# MILLER CYLINDRICAL PROJECTION #

## SUMMARY #

- Neither equal-area nor conformal.
- Used only in spherical form.
- Cylindrical.
- Meridians and parallels are straight lines, intersecting at right angles.
- Meridians are equidistant; parallels spaced farther apart away from Equator.
- Poles shown as lines.
- Compromise between Mercator and other cylindrical projections.
- Used for world maps.
- Presented by Miller in 1942.

## HISTORY AND FEATURES #

The need for a world map which avoids some of the scale exaggeration of the Mercator projection has led to some commonly used cylindrical modifications, as well as to other modifications which are not cylindrical. The earliest common cylindrical example was developed by James Gall of Edinburgh about 1855 (Gall, 1885, p. 119-123). His meridians are equally spaced, but the parallels are spaced at increasing intervals away from the Equator. The parallels of latitude are actually projected onto a cylinder wrapped about the sphere, but cutting it at lats. 45° N. and S., the point of perspective being a point on the Equator opposite the meridian being projected. It is used in several British atlases, but seldom in the United States. The Gall projection is neither conformal nor equal-area, but has a blend of various features. Unlike the Mercator, the Gall shows the poles as lines running across the top and bottom of the map.

What might be called the American version of the Gall projection is the Miller Cylindrical projection (fig. 18), presented in 1942 by Osborn Maitland Miller (1897-1979) of the American Geographical Society, New York (Miller, 1942). Born in Perth, Scotland, and educated in Scotland and England, Miller came to the Society in 1922. There he developed several improved surveying and mapping techniques. An expert in aerial photography, he developed techniques for converting high-altitude photographs into maps. He led or joined several expeditions of explorers and advised leaders of others. He retired in 1968, having been best known to cartographers for several map projections, including the Bipolar Oblique Conic Conformal, the Oblated Stereographic, and especially his Cylindrical projection.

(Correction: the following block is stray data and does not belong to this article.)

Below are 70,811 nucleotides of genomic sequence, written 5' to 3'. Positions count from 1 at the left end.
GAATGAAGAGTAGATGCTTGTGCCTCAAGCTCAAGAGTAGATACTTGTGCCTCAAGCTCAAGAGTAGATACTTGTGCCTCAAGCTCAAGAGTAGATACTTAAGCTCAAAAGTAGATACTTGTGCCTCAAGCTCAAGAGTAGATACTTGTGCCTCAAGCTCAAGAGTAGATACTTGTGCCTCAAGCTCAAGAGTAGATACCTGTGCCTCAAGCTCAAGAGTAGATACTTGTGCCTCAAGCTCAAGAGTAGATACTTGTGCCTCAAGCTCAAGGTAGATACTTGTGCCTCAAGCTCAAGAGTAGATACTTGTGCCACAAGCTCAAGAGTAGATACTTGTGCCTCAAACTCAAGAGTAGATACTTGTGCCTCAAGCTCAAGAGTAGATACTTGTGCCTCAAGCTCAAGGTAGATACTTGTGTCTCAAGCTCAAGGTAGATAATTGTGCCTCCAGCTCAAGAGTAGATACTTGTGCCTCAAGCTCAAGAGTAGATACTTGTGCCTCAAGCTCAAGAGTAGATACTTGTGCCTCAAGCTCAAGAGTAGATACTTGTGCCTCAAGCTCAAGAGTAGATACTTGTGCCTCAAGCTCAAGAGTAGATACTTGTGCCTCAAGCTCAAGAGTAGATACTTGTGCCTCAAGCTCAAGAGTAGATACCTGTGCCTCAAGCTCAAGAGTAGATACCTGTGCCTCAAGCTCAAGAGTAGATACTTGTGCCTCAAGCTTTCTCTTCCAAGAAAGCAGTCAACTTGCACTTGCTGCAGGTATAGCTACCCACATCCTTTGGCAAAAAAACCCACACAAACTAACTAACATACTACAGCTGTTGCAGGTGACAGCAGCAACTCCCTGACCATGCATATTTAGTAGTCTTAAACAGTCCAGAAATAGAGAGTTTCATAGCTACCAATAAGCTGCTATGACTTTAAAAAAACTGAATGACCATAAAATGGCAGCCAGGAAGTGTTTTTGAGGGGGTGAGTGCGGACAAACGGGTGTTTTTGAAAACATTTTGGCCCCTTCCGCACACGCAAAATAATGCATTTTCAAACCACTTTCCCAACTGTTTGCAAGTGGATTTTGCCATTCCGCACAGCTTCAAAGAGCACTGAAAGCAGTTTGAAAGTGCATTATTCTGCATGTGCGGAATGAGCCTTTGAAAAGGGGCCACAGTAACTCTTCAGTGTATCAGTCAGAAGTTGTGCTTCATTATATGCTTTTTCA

Miller had been asked by S. Whitternore Boggs, Geographer of the U.S. Department of State, to study further alternatives to the Mercator, the Gall, and other cylindrical world maps. In his presentation, Miller listed four proposals, but the one he preferred, and the one used, is a fairly simple mathematical modification of the Mercator projection. Like the Gall, it shows visible straight lines for the poles, increasingly spaced parallels away from the Equator, equidistant meridians, and is not equal-area, equidistant along meridians, nor conformal. While the standard parallels, or lines true to scale and free of distortion, on the Gall are at lats. 45° N. and S., on the Miller only the Equator is standard. Unlike the Gall, the Miller is not a perspective projection.

The Miller Cylindrical projection is used for world maps and in several atlases, including the National Atlas of the United States (USGS, 1970, p. 330-331). As Miller (1942) stated,

the practical problem considered here is to find a system of spacing the parallels of latitude such that an acceptable balance is reached between shape and area distortion. By an “acceptable” balance is meant one which to the uncritical eye does not obviously depart from the familiar shapes of the land areas as depicted by the Mercator projection but which reduces areal distortion as far as possible under these conditions * * *. After some experimenting, the [Modified Mercator (b)] was judged to be the most suitable for Mr. Boggs’s purpose * * *.

## FORMULAS FOR THE SPHERE #

Miller’s spacings of parallels from the Equator are the same as if the Mercator spacings were calculated for 0.8 times the respective latitudes, with the result divided by 0.8. As a result, the spacing of parallels near the Equator is very close to the Mercator arrangement.

The forward formulas, then, are as follows(see p. 287 for numerical examples): $$ x = R(\lambda-\lambda_0) \tag{ 11-1 } $$ $$ y = R[\ln\tan(\pi/4+0.4\phi)]/0.8 \tag{ 11-2 } $$ or $$ y=R[\mathrm{arcsinh}(\tan{0.8\phi})]/0.8 \tag{ 11-2a } $$ or $$ y=(R/1.6)\ln((1+\sin\phi)/(1-\sin\phi)) \tag{ 11-2b } $$ The scale factor, using equations (4-2) and (4-3), $$ h=\sec0.8\phi \tag{ 11-3 } $$ $$ k=\sec\phi \tag{ 11-4 } $$ The maximum angular deformation $\omega$, from equation (4-9), $$ \sin{1/2\omega} = (\cos{0.8\phi}-\cos\phi)/(\cos{0.8\phi}+\cos\phi) \tag{ 11-5 } $$ The X axis lies along the Equator, $x$ increasing easterly. The Y axis lies along the central meridian $\lambda_0$, $y$ increasing northerly. If $(\lambda-\lambda_0)$ lies outside the range of $\pm180°$, 360° should be added or subtracted so that it will fall inside the range.

The *inverse equations* are easily derived from equations (11 -1) through (11 -2a):
$$ \phi=2.5\arctan\mathrm{e}^{(0.8y/R)}-5\pi/8 \tag{ 11-6 } $$
or
$$ \phi=\arctan[\sinh(0.8y/R)]/0.8 \tag{ 11-6a } $$
where $\mathrm{e}$ is $2.71828\dots$, the base of natural logarithms.
$$ \lambda=\lambda_0+x/R \tag{ 11-7 } $$

Rectangular coordinates are given in table 14. There is no basis for an ellipsoidal equivalent, since the projection is used for maps of the entire Earth and not for local areas at large scale.